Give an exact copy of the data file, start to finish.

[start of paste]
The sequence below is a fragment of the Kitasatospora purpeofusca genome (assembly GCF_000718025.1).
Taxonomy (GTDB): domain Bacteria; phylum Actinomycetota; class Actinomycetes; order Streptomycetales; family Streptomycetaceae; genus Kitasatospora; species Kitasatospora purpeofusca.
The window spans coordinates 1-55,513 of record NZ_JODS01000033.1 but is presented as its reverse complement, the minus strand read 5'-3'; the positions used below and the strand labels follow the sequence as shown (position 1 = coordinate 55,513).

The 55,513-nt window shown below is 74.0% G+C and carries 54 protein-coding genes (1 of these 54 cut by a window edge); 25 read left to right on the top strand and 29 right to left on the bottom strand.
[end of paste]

The sequence below is a fragment of the Kitasatospora purpeofusca genome (assembly GCF_000718025.1).
Taxonomy (GTDB): domain Bacteria; phylum Actinomycetota; class Actinomycetes; order Streptomycetales; family Streptomycetaceae; genus Kitasatospora; species Kitasatospora purpeofusca.
The window spans coordinates 1-55,513 of record NZ_JODS01000033.1 but is presented as its reverse complement, the minus strand read 5'-3'; the positions used below and the strand labels follow the sequence as shown (position 1 = coordinate 55,513).

The 55,513-nt window shown below is 74.0% G+C and carries 54 protein-coding genes (1 of these 54 cut by a window edge); 25 read left to right on the top strand and 29 right to left on the bottom strand.